The importance of good solid accounting systems

I have spent much of my time at The Law Factory working in problem solving and accounts reconstruction. The main cause for having a non-compliant set of accounts is not having strong enough systems in place to cope with the Solicitors Accounts Rules (SAR). As I explained in my blog, it is essential to have […]

I have spent much of my time at The Law Factory working in problem solving and accounts reconstruction. The main cause for having a non-compliant set of accounts is not having strong enough systems in place to cope with the Solicitors Accounts Rules (SAR).

As I explained in my blog, it is essential to have book-keepers who are fully aware of the intricacies of the Solicitors Accounts Rules who can pick up and rectify errors quickly and efficiently to prevent breaches of the rules.  These would otherwise be picked up at the Accountant’s audit and be qualified as breaches to the Solicitors Regulation Authority (SRA) on the accountant’s management letter.

It is also crucial to have a good office manager, particularly in medium to large firms. They could be a partner or fee earner but are often part of the administration team. They need to be in charge of collating and checking the financial information to be provided to the accounts department and will also act as a conduit between the accounts department and the fee earning staff on financial matters.

I set out below the systems I consider vital for the smooth running of any good Solicitors practice.


Routine is a key to having good office systems. Everything needs to be done in a particular order for it to work. If you have a solid, fixed routine it keeps everything under control. It is when you are unsure about where you are with your work that things go missing and mistakes are made.

Below are the main areas that the accounts department will deal with (in order):

• Client money received
• Client money paid/requested
• Office Disbursements paid/requested
• Bills Issued
• Transfers between accounts (client to office/vice versa)
• Office money received
• Office money paid/requested (overheads)
• Legal Aid – (CDS, CMRF, Crown Court, Certificated Civil Cases) if applicable
• Bank Reconciliation #038; Financial Reporting
• Dealing with accountants and other auditors

I have illustrated some systems below. I have used cheques as an example as it has been the most common way of moving money in law firms in recent years. However similar systems can be applied to money moved by credit card, TT, internet payments, standing orders and so on.

Client money received

This is one of the most important transactions. This money must be treated carefully and clearly identified as client money or office money. If “mixed funds” are received i.e. costs #038; disbursements, it must be paid into client account. If it is purely office money i.e. costs #038; VAT it must go into office account after a bill has been drawn up. The system implemented must trace the entire life of the cheque from when it was received, to when it was posted onto the accounts package. A strong system would be:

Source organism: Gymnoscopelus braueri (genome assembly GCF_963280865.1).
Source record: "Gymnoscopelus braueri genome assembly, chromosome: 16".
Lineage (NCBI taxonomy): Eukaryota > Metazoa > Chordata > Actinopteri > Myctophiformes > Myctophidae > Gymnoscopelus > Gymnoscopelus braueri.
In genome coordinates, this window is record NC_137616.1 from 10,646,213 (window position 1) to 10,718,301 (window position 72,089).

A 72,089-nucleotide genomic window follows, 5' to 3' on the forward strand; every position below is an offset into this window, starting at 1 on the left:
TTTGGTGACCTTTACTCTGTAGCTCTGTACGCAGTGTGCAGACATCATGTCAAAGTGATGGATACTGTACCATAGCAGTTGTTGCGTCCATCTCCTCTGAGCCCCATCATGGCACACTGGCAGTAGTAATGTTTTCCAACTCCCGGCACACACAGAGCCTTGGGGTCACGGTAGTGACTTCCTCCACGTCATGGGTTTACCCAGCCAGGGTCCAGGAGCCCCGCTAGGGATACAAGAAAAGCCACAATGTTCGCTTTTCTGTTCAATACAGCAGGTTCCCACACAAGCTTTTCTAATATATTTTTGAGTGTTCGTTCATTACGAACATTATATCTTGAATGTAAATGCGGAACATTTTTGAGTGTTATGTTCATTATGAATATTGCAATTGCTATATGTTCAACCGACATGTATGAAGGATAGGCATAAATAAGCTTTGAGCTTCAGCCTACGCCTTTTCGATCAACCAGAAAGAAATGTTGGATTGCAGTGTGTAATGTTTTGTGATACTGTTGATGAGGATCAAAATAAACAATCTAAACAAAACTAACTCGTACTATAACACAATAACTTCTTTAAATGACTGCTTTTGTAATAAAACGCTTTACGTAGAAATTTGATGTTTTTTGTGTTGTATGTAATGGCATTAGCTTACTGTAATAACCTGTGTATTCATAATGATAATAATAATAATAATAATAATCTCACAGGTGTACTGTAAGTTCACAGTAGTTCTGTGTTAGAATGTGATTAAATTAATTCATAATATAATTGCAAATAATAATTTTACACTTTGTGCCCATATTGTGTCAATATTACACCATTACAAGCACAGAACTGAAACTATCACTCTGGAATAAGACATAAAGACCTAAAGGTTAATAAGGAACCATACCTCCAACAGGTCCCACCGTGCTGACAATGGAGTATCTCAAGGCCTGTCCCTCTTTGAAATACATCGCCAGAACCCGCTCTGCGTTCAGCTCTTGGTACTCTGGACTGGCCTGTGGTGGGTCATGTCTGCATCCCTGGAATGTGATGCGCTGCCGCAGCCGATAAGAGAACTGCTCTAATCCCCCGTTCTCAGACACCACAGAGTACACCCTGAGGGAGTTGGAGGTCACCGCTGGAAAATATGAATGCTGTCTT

1. Cheque is received at the office. This is extremely important. Clients cannot pay cheques straight into your account they MUST go through the office #038; be written into a monies received book.
2. Cheque is given to the fee earner, and the fee earner identifies whether the cheque is client or office money. At this time a slip is filled out showing date, client number, name, payer, amount, narrative #038; whether it’s client or office money.
3. A copy of the slip goes on the file and another goes with the cheque to the office manager for paying in.
4. Office manager collates all of the slips and cheques and completes the paying in book. Afterwards, the paying in book reference is added to the slips and the cheques are paid in.
5. The slips are given to the accounts department for posting to the accounts package #038; client ledgers. The slips are then filed in order for that month for ease of reference.

Client money required

Money required from client funds received also attracts the attention of the SRA. Firms often accidentally pay cheques out before they have received client funds, simply due to not being organised enough and having good records. It is imperative that money is readily available in the client account for that particular client before funds are withdrawn to fund disbursements. Client debit balances are a major qualifying breach of SAR. A strong system would be:

1. If the fee earner believes money is available to fund disbursements from mixed funds received from the client previously, then a cheque request needs to be presented to withdraw the funds from client account. This can be done by way of a slip to the office manager/accounts department, a copy of which goes on the file.
2. The accounts department checks the client ledger and grants authorisation for a cheque to be written, providing funds are readily available. If funds are not available, the fee earner is consulted to see if an error has been made, and to double check that the client did pay the funds in the first instance.
3. Upon authorisation, the office manager writes the cheque, hands it to the fee earner to give to the partner for signing. The cheque number is written on the slip and given to the accounts department for processing onto the accounts package.

Office Disbursements required

Often, disbursements are paid from office account. These may be paid from the solicitor’s own funds for search fees or court fees in advance of money being received from the client. Frequently money will be received from a client for payment of a bill raised which includes disbursements as yet unpaid such as counsel #038; land registry fees. It is imperative that these disbursements are paid out by the solicitor within the correct time period: 14 days for Legal Aid disbursements and 48 hours for private clients, otherwise there will be a breach of the SAR. However the requests for disbursements are similar to those of client money required. The difference is that we don’t have to wait for funds to be received before the disbursements are paid if they are from office account. A strong system would be:

1. The fee earner working on their file is asked to pay a disbursement.
2. An office cheque request slip is filled out and handed to the office manager.
3. Office manager writes the cheque and puts the cheque number on the slip. Slip goes to accounts; cheque goes back to the fee earner for the partner to sign.
4. Accounts post the entry.

Bills Issued

Bills are a core part of the business, and the part of the accounting procedure that the fee earners will be most familiar with. There will be bills with disbursements allocated to them and also ones without. SAR states that unpaid and paid disbursements must be shown separately and be clear on the bill. A strong system would be:

1. When preparing/dictating the bill, the fee earner has a disbursement schedule and a copy of the ledger present, clearly showing which disbursements have been paid.